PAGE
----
For most healthy adults, swallowing is reflexive, something you don’t have to think about. But after reaching a certain age, the elderly having trouble swallowing becomes quite common. It can also occur for many reasons, affect both liquids and solids, and may make swallowing painful or impossible.
Apart from having serious implications for a person’s quality of life, an inability to swallow food in elderly folks can pose serious health risks. But learning a few things about the difficulty in swallowing food in the elderly can help you figure out how to better navigate these kinds of issues with your loved ones.
Causes of Swallowing Problems in the Elderly
Why do the elderly have trouble swallowing? While anyone can develop swallowing problems (dysphagia), it’s far more common among the elderly, and mostly related to comorbidities. A complete list of possible causes of swallowing problems in the elderly spans an enormous range of potential issues, all the way from the muscles to the brain.
In most instances, dysphagia is related to problems with throat muscle. For example, achalasia is a condition affecting the lower esophageal sphincter which makes it more challenging to push down food. The issue might also be a diffuse esophageal spasm, which involves poorly coordinated esophageal contractions during swallowing.
And dysphagia can result from cancer in the area of the throat, and even non-cancerous esophageal tumors can cause dysphasia to become worse. Dysphagia can also result from radiation therapy, which may cause the esophagus to inflame, scar, or harden.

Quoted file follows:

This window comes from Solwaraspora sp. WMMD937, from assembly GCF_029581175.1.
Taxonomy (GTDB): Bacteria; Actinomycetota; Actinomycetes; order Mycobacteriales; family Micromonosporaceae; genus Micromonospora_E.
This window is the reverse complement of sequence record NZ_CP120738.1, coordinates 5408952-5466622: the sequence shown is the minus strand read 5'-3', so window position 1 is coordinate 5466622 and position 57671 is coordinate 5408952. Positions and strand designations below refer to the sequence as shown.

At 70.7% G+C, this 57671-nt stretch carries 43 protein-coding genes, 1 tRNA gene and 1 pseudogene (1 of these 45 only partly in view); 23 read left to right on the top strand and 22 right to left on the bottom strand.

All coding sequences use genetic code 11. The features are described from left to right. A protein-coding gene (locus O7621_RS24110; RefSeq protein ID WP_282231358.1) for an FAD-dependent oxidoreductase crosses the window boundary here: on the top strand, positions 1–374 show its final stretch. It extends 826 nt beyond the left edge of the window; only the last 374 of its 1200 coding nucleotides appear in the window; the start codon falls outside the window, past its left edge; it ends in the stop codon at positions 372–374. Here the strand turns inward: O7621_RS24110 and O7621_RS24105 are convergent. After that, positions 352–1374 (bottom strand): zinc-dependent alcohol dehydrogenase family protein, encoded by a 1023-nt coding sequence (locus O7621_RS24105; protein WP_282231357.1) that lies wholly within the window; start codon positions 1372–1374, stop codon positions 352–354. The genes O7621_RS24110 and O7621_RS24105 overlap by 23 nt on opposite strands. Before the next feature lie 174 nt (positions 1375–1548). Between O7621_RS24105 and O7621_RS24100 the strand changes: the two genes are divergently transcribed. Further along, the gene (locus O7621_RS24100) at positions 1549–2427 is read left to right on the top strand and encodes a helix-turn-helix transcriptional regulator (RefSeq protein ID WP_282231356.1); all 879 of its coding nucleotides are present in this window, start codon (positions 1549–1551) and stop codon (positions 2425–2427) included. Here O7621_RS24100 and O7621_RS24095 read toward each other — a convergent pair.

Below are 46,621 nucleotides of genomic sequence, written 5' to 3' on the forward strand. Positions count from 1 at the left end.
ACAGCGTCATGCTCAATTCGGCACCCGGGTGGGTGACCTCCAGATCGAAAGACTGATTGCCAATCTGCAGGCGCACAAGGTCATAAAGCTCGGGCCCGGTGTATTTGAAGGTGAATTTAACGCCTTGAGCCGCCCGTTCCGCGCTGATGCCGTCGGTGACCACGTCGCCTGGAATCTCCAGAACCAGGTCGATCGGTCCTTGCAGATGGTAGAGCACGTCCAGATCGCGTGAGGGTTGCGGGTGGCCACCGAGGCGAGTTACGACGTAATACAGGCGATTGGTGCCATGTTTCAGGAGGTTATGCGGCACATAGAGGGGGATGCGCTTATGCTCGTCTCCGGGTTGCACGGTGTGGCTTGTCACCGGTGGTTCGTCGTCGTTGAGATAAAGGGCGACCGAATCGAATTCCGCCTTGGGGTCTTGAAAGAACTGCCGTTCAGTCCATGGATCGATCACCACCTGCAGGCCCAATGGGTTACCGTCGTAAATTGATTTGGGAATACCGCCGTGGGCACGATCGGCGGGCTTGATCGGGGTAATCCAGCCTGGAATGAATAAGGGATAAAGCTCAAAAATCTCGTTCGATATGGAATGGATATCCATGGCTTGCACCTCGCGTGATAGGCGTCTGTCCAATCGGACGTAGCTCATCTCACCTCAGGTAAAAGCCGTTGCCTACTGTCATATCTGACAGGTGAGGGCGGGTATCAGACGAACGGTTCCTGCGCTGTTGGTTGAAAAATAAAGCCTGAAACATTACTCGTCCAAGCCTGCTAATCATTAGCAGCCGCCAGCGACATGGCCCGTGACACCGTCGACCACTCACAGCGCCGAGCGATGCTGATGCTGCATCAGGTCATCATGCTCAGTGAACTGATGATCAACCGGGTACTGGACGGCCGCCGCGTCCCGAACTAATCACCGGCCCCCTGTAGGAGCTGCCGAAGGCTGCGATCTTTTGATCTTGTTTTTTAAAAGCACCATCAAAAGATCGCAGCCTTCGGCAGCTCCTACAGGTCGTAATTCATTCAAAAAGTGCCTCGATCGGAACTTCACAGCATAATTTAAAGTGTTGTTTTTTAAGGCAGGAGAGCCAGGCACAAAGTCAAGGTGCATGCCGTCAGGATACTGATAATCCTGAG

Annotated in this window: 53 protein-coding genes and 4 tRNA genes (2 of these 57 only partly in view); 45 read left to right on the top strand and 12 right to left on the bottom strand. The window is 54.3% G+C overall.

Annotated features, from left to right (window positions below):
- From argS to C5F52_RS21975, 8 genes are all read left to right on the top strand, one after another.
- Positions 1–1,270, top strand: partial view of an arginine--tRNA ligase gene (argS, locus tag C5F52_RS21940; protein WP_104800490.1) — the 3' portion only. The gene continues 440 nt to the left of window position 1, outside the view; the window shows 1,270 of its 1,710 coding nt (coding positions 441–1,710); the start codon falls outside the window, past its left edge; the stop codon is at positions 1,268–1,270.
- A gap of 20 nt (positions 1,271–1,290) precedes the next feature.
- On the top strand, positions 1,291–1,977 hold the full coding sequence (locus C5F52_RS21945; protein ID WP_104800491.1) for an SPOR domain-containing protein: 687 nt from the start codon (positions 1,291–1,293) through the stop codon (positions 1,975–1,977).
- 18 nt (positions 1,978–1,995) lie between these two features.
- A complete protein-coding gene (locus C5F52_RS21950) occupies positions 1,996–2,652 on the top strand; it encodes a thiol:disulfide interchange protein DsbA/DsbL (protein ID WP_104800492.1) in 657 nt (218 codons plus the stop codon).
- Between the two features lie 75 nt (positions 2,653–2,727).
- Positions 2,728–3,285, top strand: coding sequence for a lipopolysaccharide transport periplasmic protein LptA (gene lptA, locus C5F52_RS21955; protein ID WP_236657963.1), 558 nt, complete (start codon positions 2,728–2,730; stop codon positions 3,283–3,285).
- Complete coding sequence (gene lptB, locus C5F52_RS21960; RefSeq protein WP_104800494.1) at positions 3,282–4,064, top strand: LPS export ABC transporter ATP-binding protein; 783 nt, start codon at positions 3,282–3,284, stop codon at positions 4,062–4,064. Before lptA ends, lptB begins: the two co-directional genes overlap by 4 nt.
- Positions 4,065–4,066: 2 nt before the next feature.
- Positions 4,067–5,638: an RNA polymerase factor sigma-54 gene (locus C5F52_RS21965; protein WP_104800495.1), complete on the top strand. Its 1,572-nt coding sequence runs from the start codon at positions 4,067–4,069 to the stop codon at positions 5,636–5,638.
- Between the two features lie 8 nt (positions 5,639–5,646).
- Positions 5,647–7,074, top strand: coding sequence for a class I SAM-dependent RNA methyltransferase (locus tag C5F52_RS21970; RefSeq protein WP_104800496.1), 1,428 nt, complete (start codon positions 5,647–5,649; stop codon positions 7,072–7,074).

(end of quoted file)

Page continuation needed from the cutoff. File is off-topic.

It can also result from problems that aren’t directly related to the throat. Neurological damage or neurological disorders, like Parkinson’s or muscular dystrophy, can lead to problems with swallowing. The issue can even be something as simple as poorly fitting dentures! That range of complexity is why it’s usually necessary to get a physician involved in addressing these kinds of problems.
Treating Inability to Swallow Food in the Elderly
Elderly having problems swallowing are often referred to a speech-language pathologist. They perform largely non-invasive tests like x-rays, imaging scans, dynamic swallowing studies, and endoscopies into the esophagus.
In instances of severe dysphagia, a feeding tube might be necessary to provide nutrition. Difficulty swallowing water in the elderly may also be addressed with a feeding tube or I.V. hydration. But most cases do not become that severe.
With moderate cases of dysphagia, a person can continue swallowing liquids, and a liquid diet may be the most appropriate. Sticking to foods that are easier to swallow, like chopped fruits and vegetables, can also help. And it may be necessary to avoid foods that are especially hard, crunchy, or sticky. For instance, big globs of peanut butter, chips, candy taffy.
An elderly person having trouble swallowing is at greater risk for a variety of health hazards, which means these kinds of problems are never trivial. Your doctor might suggest several small changes that can help, like improving posture during swallowing, or taking smaller bites of food. Depending on the source of their swallowing problem, people with dysphagia may also be prescribed physical therapy exercises to help coordinate muscles in the throat or stimulate the nerves related to swallowing.
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Caring for Elderly with Swallowing Problems
Properly managed, mild dysphagia can be a minor lifestyle inconvenience. But if you experience symptoms like unexpected weight loss, difficulty swallowing, vomiting, recurring heartburn, food avoidance, pain from swallowing, or an inability to swallow, then you should schedule an appointment with a doctor.